If you are a Canadian Permanent Resident under the Provincial Nominee Program (PNP) and considering relocating from your current province of residency, this guide on ‘How to Move to Another Province After PNP’ is for you. Managing relocation while maintaining your PR status demands careful preparation. This guide offers insights into key steps and factors to consider when planning a move within Canada as a PNP Permanent Resident.
After successfully securing a Permanent Residency in Canada through the PNP, the prospect of relocating to a different province may align with your evolving goals. However, remember that your initial commitment was to your nominating province. While relocating doesn’t automatically revoke your PR status, it comes with responsibilities. This guide addresses the nuances of relocating as a PNP Permanent Resident and provides guidance for a smooth transition while preserving your immigration status.
Table of Contents
- What is the Provincial Nominee Program (PNP)?
- Understanding Provincial Commitments
- Relocating to Another Province: Without PNP
- Relocating With PNP: Understanding How to Move to Another Province
- Impact on Provincial Nomination and PR Status
- Moving to Another Province: Purpose
- Timing and Duration of Stay
- FAQs: How to Move to Another Province After PNP?
What is the Provincial Nominee Program (PNP)?
The Provincial Nominee Program (PNP) in Canada is a significant pathway for skilled individuals, entrepreneurs, and workers to obtain Permanent Residency in specific provinces and territories. Through this program, provincial and territorial governments are given the authority to nominate candidates who possess the required skills, experience, and qualifications to contribute to their local economies and communities.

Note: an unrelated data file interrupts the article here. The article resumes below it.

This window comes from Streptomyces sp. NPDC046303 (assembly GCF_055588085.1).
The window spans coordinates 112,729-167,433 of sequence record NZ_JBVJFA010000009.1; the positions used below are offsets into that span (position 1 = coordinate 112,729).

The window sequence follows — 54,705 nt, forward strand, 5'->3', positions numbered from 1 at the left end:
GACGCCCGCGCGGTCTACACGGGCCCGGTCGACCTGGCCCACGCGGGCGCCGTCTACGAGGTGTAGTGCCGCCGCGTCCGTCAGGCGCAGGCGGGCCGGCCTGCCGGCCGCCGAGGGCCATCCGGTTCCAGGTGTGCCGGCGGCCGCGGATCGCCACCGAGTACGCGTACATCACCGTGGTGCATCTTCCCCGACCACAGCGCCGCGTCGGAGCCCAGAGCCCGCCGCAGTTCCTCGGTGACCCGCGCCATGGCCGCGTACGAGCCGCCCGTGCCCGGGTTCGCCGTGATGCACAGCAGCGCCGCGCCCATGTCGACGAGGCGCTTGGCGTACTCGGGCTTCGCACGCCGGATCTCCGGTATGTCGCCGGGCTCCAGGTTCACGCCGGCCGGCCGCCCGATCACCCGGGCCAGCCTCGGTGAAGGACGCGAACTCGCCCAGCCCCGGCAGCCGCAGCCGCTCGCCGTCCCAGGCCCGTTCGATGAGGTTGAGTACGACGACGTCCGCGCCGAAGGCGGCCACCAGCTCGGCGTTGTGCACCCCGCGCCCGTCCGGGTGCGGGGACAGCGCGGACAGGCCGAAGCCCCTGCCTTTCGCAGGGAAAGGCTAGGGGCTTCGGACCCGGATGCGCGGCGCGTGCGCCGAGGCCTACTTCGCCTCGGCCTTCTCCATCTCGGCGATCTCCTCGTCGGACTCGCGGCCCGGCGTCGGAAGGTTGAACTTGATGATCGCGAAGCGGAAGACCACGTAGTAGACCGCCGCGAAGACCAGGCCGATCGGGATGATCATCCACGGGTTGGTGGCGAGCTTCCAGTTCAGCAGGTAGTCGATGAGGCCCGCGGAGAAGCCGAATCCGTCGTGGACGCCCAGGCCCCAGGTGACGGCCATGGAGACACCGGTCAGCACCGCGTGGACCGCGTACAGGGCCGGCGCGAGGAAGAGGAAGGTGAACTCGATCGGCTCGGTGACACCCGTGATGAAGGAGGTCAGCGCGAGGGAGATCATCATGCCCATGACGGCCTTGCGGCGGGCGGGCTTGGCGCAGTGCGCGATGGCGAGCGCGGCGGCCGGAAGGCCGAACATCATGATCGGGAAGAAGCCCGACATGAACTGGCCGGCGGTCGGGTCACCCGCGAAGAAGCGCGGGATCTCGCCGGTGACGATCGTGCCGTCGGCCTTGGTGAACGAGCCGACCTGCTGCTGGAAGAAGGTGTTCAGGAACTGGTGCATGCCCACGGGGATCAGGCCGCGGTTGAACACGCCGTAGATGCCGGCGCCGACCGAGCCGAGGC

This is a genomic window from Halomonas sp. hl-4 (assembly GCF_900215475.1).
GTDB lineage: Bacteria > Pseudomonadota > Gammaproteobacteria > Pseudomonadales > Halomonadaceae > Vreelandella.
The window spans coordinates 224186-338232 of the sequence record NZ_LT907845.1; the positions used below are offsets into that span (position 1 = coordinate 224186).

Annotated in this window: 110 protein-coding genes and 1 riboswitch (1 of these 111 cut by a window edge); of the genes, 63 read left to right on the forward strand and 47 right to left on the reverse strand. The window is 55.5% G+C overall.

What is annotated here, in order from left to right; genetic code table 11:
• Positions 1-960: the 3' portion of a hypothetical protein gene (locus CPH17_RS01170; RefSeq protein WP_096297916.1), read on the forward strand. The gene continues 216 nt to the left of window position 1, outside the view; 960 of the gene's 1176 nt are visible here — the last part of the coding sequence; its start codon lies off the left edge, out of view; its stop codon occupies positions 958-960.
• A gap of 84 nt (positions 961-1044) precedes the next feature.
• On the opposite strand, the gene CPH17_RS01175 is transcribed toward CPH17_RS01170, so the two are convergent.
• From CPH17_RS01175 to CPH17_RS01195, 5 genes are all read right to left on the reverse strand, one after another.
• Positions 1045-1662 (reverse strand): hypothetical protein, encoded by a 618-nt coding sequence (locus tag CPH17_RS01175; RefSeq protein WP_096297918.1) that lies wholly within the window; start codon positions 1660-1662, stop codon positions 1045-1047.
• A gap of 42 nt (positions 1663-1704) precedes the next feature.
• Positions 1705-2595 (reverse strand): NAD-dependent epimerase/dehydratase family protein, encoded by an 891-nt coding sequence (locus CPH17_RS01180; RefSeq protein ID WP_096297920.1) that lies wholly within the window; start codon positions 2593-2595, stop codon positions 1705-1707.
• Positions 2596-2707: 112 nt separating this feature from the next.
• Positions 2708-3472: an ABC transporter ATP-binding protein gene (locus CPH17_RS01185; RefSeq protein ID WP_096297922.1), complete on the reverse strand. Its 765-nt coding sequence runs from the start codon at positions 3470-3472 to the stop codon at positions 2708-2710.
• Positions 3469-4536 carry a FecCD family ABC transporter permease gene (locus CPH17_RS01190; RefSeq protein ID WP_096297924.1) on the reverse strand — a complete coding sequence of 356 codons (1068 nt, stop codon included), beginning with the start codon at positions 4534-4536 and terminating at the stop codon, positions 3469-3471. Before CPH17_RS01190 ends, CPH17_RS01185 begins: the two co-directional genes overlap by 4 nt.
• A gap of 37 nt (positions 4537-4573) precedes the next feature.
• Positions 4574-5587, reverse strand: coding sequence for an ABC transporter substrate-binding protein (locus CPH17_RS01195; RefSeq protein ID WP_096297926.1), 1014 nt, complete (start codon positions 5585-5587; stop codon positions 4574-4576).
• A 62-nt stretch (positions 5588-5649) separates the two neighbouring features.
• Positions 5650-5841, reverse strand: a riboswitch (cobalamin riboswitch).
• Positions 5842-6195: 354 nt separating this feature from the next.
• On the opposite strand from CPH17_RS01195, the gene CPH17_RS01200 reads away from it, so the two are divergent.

The PNP plays a crucial role in addressing regional labor market needs and promoting economic growth in various parts of Canada. Each province and territory have its own unique streams and criteria within the PNP, allowing them to target specific occupations and professions that are in demand locally. This approach ensures that the program is flexible and adaptable to the diverse economic and demographic needs of different regions across the country.
Understanding Provincial Commitments
When applying for a provincial nomination, applicants typically demonstrate their intent to reside in the nominating province through signed letters or commitments. Some provinces even require nominees to commit to residing within their borders as a condition for their nomination. The aim behind such commitments is to promote economic development and integration within the nominating province. However, circumstances can change post-nomination, leading to the need for careful consideration before relocating.
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Relocating to Another Province: Without PNP
Once your application for PR is approved, you will get a Confirmation of Permanent Residence (CoPR) document. This document specifies the city where you plan to live when you become a Permanent Resident in Canada. If you got PR through Express Entry (like Federal Skilled Worker, Federal Skilled Trades, or Canadian Experience Class programs) and didn’t get a provincial nomination, you are not bound to a specific province. Your CoPR only says where you want to start living.
Once you are a Permanent Resident, you have almost the same rights as Canadian citizens. According to Section 6 of the Canadian Charter of Rights and Freedoms, you have “Mobility Rights.” This lets you move and find work in any province in Canada. You can change provinces even if your CoPR says a different one. Immigration, Refugees, and Citizenship Canada’s Help Centre supports this idea. Remember, Quebec has its own immigration system, but it still follows the rules in the Canadian Charter of Rights and Freedoms, including the part about Mobility Rights.